NSA Phone Spying Is Illegal, Says U.S. Appeals Court

In an unexpected turn of events, a New York federal appeals court ruled the controversial NSA phone data collection program to be illegal. This is a huge win for privacy advocates, who have held steadfastly that the NSA blatantly disregards constitutional privacy protections.

Americans first received hard evidence of the private metadata collection by the NSA from leaks by Edward Snowden, a whistleblower who has since fled the country for fear of harsh legal retribution. He recently served as the subject of “Citizenfour,” an acclaimed documentary that highlighted NSA practices in stark detail and follows the fallout from Snowden’s activities in real time.

While many experts have long suspected NSA overreach, the details only became publicly available following the Snowden revelations in 2013. The Patriot Act, a post-September 11 invention that provides legal justifications for what were previously considered violations of civil liberties, has been used to defend the NSA’s spying for years. The provision of the Patriot Act the NSA uses to justify its data collection is set to expire on the first of June, although today’s ruling complicates the matter as a simple reauthorization would now find the NSA in violation of a federal court ruling if it continues to use the provision as justification.

Judge Gerard E. Lynch did not go so far as to rule the program unconstitutional, another claim by plaintiffs from the American Civil Liberties Union. What Lynch unambiguously stated is that, for a program of this nature to be legal, Congress must transparently authorize its activities.

The decision declaring the current NSA program illegal reads in part:

“We do so comfortably in the full understanding that if Congress chooses to authorize such a far‐reaching and unprecedented program, it has every opportunity to do so, and to do so unambiguously.”

Senate Majority Leader Mitch McConnell (R – KY) has resisted attempts to end the NSA collection of phone metadata, despite the fact the House is expected to pass a bill next week aimed at stopping the bulk collection of phone data by the government.

Unlike other controversial issues facing U.S. legislators, NSA data collection does not fall on clear party lines. Progressive Democrats and libertarian-leaning Republicans have found each other to be strong allies in the fight against NSA overreach. Sen. Rand Paul (R – KY), a 2016 presidential contender, is arguably the most vocal opponent of the NSA’s surveillance of private citizen activities.

The New York Times highlights that today’s ruling marks the first time in history that NSA activities have been reviewed by a higher-level court in the “regular” judicial system, as these programs have previously only been tested by a national security court in secret.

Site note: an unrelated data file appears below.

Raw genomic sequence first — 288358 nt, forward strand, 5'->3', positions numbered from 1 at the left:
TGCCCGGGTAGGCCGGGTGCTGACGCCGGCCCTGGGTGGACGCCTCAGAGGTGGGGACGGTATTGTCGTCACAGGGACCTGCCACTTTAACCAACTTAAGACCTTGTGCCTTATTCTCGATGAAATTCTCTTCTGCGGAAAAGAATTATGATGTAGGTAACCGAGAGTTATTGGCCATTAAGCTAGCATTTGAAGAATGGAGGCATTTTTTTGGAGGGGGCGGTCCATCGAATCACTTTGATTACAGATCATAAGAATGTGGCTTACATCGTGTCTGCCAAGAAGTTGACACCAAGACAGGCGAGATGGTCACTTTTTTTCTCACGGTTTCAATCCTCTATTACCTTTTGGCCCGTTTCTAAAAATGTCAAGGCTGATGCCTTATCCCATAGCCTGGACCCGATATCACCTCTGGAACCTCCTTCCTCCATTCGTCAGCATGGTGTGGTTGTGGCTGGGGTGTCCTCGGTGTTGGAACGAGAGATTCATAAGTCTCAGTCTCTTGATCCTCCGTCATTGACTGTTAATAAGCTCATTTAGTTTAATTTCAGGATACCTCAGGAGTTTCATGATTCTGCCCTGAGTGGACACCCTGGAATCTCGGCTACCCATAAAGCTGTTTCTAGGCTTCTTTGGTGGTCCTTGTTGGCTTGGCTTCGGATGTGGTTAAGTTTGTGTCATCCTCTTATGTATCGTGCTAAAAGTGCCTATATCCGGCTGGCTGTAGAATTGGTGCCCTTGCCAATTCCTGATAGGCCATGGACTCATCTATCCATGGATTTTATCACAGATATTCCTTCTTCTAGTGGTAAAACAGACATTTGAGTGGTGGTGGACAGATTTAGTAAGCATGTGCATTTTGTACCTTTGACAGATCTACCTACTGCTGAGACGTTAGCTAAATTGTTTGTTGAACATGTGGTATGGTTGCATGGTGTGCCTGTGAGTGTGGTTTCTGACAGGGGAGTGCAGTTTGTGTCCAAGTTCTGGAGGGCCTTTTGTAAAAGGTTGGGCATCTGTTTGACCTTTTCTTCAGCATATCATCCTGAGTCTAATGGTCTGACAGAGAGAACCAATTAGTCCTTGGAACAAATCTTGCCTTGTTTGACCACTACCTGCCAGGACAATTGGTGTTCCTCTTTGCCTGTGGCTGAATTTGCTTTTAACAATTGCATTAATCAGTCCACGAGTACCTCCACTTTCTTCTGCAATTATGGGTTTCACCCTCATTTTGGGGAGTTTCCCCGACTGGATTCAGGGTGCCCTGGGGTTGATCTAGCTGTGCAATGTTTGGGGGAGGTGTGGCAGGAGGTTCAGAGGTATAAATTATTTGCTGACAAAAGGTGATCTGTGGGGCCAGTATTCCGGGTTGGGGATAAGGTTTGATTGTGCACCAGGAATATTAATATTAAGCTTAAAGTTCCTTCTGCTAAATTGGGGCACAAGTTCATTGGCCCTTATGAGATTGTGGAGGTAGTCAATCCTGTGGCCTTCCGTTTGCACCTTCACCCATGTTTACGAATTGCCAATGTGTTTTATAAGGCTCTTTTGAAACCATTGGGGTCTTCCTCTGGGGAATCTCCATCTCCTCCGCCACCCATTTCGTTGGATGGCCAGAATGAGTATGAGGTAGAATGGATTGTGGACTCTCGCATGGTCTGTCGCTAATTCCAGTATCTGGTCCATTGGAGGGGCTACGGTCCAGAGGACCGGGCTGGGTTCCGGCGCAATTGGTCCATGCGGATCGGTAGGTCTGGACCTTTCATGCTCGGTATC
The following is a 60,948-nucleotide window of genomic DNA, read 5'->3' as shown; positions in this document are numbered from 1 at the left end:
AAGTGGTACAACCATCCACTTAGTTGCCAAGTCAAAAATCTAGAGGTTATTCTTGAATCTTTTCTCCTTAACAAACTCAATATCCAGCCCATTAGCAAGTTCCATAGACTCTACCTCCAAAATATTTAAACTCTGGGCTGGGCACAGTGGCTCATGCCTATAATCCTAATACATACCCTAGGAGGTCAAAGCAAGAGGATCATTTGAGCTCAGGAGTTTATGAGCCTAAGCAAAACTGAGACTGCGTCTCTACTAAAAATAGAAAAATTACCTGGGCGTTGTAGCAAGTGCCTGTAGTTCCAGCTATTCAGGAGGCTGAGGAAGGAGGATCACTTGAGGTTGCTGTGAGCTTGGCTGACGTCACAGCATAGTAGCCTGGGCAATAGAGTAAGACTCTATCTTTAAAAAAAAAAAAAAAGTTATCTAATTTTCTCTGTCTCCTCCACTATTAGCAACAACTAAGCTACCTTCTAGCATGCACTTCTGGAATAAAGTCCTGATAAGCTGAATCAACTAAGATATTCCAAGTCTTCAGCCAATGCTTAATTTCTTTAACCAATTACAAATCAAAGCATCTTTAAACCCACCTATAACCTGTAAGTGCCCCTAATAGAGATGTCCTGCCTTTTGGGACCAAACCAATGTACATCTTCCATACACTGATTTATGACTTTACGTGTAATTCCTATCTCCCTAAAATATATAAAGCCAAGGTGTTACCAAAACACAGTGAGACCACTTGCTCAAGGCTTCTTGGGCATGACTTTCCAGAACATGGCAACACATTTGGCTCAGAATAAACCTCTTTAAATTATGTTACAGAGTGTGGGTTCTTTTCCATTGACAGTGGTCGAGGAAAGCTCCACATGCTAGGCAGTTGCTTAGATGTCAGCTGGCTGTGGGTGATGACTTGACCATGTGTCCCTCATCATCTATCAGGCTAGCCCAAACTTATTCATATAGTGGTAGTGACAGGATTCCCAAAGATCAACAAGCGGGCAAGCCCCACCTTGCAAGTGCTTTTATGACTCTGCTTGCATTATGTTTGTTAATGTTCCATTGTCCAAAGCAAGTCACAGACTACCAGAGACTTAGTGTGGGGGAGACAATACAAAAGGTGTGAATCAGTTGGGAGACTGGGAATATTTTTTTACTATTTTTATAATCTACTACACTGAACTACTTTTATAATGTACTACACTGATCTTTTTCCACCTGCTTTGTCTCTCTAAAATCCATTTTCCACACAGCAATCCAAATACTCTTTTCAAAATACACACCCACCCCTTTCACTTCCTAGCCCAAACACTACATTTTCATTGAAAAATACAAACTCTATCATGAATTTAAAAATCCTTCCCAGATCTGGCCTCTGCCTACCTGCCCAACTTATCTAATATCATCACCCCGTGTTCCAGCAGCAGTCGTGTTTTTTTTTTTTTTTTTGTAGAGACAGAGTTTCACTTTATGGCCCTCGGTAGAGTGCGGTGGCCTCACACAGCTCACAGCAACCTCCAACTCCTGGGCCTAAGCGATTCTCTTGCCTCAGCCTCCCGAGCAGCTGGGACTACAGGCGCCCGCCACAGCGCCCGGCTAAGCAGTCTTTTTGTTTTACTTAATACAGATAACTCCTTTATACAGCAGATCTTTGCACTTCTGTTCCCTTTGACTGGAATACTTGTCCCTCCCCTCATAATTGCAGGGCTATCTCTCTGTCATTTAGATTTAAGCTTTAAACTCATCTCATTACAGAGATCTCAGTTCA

You can read the full 97-page ruling from the United States Court of Appeals for the Second Circuit here.


Jim Ven
Jim Ven2 years ago

thanks for the article.

Siyus Copetallus
Siyus Copetallus2 years ago

Thank you for sharing

Sen Senz
Sayenne H2 years ago

Ron B. exactly, we can never really know.

Beth Wilkerson
Beth Wilkerson2 years ago

the only surprising part is that the court was willing to state what we already knew

Jane R.
Jane R2 years ago

If they only collected data on suspicious people, that would be okay, but to spy on all law abiding citizens? WRONG!

Ron Walker
RONALD Walker2 years ago

Not surprise at all! The only surprise is why did take so long! What little I know about the law and that is very little. What I do know anything transmitted over the air wave is free to listen too. By anyone! So I still have question about the whole listen into bit? So what is going to happen next?

Paulinha Russell
Paulinha Russell2 years ago


Karen K.
Karen K2 years ago

John Oliver did a great segment on this and went to Russia to see Snowden. It's worth seeing.

Maggie Welch
Maggie D2 years ago

The NSA is unconstitutional. Amendment #4 to the Constitution states, "The right of the people to be secure in their persons, houses, papers, and effects, against unreasonable searches and seizures, shall not be violated, and no Warrants shall issue, but upon probable cause, supported by Oath or affirmation, and particularly describing the place to be searched, and the persons or things to be seized."

ERIKA S2 years ago